Royal Dutch Shell Plc subsidiary Shell Offshore Inc. has sanctioned its 100% operated deepwater PowerNap project in the U.S. Gulf of Mexico (GoM), the company said Aug. 1.

The company said the deepwater project, which will be developed as a subsea tieback to the Shell-operated Olympus production hub, has a forward-looking break-even price of less than $35 per barrel.

“PowerNap further strengthens Shell’s leading position in the Gulf of Mexico,” said Wael Sawan, Shell’s upstream director, said in a news release. “It demonstrates the depth of our portfolio of deepwater growth options, and our ability to fully leverage our existing infrastructure to unlock value.”

The move comes as operators continue improving the economics of offshore developments including by using infrastructure already in place. Subsea tiebacks are playing an integral role.

“Shell’s final investment decision regarding the PowerNap field reflects a broader trend of majors embracing subsea tiebacks that offer quicker paths to first oil and attractive returns,” Michael Murphy, research analyst, Gulf of Mexico, for Wood Mackenzie, said in a statement.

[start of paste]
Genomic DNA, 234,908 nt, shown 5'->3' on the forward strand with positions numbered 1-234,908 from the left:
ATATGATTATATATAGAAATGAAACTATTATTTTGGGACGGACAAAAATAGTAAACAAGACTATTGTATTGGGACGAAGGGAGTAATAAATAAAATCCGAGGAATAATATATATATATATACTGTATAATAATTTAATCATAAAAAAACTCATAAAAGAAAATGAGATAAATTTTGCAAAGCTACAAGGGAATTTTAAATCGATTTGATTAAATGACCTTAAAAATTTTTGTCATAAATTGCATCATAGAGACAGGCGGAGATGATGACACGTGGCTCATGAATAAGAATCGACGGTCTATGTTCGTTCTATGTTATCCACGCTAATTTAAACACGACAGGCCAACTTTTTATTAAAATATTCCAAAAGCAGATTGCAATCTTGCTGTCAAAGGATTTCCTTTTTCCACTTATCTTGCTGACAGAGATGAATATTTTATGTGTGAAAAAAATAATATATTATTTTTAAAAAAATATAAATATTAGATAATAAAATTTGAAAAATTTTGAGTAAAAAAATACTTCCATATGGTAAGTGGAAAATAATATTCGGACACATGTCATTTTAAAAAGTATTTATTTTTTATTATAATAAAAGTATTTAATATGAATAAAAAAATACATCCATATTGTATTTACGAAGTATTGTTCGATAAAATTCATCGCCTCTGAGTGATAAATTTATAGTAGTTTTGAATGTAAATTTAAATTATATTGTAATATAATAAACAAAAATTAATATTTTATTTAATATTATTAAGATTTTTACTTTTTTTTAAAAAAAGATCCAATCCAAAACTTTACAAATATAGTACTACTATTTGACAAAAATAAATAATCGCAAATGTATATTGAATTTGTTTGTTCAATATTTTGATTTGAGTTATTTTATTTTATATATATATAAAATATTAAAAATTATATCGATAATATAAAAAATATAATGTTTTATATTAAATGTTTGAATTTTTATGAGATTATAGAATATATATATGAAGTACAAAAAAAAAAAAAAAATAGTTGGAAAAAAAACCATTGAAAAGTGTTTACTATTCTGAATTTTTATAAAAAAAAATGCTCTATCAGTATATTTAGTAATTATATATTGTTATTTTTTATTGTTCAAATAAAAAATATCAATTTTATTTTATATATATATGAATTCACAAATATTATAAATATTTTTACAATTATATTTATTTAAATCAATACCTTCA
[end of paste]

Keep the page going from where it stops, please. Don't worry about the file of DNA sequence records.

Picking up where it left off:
He added that “with internal rate of returns above 30% and development breakeven in the low-to-mid US$30s, the sanctioning of subsea tiebacks is proving that deepwater can compete with tight oil.”

Shell’s deepwater Kaikias subsea tieback came online in 2018 with a breakeven in the low $30s per bbl.

Kaikias, located in the Mars-Ursa Basin in GoM, was discovered in 2014, the same year as PowerNap.

PowerNap is located in the south-central Mississippi Canyon area of the GoM in about 1,280 m (4,200 ft) of water. The company aims to start production in late 2021, producing up to 35,000 barrels of oil equivalent per day at peak. Oil produced from the field will travel via the Mars pipeline to market.

PowerNap is believed to hold more than an estimated 85 million barrels of oil equivalent resources, Shell said.